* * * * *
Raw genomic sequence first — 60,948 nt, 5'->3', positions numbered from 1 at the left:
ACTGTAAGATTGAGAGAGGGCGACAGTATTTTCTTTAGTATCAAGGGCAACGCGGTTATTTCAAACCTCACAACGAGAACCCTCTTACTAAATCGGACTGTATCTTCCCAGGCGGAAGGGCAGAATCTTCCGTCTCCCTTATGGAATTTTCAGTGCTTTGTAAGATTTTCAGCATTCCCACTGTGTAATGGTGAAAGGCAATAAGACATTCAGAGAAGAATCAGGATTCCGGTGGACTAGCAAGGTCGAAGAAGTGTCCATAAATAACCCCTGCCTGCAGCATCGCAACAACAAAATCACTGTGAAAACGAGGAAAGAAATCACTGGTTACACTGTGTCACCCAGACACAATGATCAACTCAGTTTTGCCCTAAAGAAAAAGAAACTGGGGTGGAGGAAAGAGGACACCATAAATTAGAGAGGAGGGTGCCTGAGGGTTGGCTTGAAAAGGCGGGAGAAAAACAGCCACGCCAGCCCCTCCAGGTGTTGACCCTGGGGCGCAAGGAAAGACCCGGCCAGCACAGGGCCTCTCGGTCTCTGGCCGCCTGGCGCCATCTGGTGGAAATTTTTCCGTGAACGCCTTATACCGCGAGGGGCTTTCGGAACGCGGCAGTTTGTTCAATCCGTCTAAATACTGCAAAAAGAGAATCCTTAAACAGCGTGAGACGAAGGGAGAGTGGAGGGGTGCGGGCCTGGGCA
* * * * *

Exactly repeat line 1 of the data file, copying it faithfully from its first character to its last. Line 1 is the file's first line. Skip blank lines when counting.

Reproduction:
Raw genomic sequence first — 60,948 nt, 5'->3', positions numbered from 1 at the left: